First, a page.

Education .47
Ethnic Background .38
PSYCHOLOGICAL
System REACTIONS TO .34
TECHNOLOGY
Income .24

PSYCHOLOGICAL
REACTIONS TO .74
TECHNOLOGY
Job Position .38
Computer
Education .35
Company Size .34
Income .16

PSYCHOLOGICAL
REACTIONS TO .56
TECHNOLOGY
Electronic Mail Company Size .45
Ethnic Background .34
Education .34

Income .52
PSYCHOLOGICAL
REACTIONS TO .51
Online Services TECHNOLOGY
Job Position .37
Education .18
Children .50
PSYCHOLOGICAL
REACTIONS TO .47
TECHNOLOGY
Internet
Supervisory Role .32
Education .32
Job Position .16

© 1995 Larry D. Rosen & Michelle M. Weil

FIGURE 3: COMPUTER TRAINING RECEIVED BY BUSINESSPEOPLE

Each person who used a computer in the workplace was asked to rate their computer training. As
this figure shows, only one-third received excellent or very good training and a sixth received no
training at all. The rest had only marginal training at best. Training is an important factor in
determining

© 1995 Larry D. Rosen & Michelle M. Weil

FIGURE 4: BUSINESS TECHNOLOGY USED AFTER WORKING HOURS

This figure shows that over half of the businesspeople are using their computer after standard
work hours and about one-third are using voice mail or pager communication technologies.
Surprisingly, very few are sending e-mail, surfing the Internet or logging onto America Online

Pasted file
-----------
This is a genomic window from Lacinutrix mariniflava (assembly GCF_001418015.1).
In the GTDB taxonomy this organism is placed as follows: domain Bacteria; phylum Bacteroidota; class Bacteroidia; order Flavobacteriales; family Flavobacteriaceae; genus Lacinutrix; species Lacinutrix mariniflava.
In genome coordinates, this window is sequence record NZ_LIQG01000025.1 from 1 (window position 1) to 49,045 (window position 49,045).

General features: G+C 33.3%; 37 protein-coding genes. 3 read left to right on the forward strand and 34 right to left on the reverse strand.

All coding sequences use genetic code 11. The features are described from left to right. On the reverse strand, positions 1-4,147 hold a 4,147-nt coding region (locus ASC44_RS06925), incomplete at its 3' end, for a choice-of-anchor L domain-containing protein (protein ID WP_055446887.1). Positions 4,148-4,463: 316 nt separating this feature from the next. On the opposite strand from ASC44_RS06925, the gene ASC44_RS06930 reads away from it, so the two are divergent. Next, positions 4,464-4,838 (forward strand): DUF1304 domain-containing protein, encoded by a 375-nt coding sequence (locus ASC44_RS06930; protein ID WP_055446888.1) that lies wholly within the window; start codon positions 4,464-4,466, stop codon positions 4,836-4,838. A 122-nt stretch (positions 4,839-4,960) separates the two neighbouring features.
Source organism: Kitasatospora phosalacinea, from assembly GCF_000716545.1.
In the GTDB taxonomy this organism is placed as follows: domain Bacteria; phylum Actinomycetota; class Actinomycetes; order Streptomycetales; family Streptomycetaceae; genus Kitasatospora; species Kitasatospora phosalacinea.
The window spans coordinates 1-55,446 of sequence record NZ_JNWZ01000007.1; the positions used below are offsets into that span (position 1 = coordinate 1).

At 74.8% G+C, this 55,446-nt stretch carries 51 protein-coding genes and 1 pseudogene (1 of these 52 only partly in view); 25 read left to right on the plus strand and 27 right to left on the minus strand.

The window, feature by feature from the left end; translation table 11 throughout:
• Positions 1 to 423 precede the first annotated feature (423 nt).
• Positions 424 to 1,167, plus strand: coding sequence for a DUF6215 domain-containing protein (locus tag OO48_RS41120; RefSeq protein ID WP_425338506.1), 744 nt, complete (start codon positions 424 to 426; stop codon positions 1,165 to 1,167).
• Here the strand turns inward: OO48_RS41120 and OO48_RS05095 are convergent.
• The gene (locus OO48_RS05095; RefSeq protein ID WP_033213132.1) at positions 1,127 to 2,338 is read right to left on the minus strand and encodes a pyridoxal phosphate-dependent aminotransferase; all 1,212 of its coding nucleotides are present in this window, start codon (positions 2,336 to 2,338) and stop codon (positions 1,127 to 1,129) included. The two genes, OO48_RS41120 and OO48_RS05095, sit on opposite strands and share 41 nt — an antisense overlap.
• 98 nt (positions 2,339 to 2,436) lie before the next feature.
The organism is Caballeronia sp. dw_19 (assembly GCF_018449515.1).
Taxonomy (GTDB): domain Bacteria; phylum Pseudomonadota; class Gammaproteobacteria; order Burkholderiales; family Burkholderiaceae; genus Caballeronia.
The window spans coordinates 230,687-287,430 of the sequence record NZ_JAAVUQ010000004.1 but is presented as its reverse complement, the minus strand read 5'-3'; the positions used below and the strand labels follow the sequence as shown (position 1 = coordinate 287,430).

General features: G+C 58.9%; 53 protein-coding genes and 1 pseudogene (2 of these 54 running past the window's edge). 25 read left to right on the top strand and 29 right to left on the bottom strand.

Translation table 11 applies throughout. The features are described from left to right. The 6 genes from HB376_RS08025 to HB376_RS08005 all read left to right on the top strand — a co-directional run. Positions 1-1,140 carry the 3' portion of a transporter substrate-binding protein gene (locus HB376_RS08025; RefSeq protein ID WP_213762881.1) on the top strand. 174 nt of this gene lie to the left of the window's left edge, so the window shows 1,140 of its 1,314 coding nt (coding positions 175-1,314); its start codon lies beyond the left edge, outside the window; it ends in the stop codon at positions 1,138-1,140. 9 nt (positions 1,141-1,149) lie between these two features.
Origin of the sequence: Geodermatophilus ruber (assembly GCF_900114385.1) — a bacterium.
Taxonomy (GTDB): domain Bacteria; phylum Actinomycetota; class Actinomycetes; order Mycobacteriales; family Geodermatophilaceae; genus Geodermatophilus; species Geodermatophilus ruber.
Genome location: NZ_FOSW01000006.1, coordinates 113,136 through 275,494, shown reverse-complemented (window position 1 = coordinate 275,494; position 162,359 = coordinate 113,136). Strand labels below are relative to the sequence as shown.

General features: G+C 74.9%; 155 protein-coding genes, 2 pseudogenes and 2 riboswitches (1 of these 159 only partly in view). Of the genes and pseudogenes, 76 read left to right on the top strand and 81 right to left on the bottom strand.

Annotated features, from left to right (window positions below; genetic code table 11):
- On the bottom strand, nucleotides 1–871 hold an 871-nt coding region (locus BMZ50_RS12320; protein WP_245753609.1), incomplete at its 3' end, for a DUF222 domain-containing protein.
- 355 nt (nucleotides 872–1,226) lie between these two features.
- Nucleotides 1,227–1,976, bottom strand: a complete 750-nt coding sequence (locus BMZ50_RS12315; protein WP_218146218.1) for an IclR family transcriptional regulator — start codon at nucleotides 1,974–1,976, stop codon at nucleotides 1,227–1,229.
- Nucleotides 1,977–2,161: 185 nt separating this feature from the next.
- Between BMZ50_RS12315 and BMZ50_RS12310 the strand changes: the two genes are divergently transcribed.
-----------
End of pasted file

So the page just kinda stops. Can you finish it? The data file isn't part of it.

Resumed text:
after work hours. When asked how much time they spend using technology after work hours,
half said less than one hour per day, but one-sixth said they were hooked up for three or more
hours a day!
© 1995 Larry D. Rosen & Michelle M. Weil

FIGURE 5: REPORTED WAYS HOW TECHNOLOGY HAS MADE WORK MORE


STRESSFUL

This open-ended interview question produced interesting results. First, only 20% of the sample
said that technology had brought no additional stresses to their lives. And, some major themes
appeared in the answers centering around the additional work technology brings to the job
(solving problems, learning, etc.).

© 1995 Larry D. Rosen & Michelle M. Weil

Conclusion:

This study, the first phase of a two-part longitudinal investigation, has produced interesting
results about workplace technology. A variety of technologies are being used in the workplace
(and after hours). Those technologies are clearly bringing stresses to the job that are new and
different. And, most interestingly, as the technology becomes more complex, general
psychological reactions to that technology play a prominent role in determining whether it will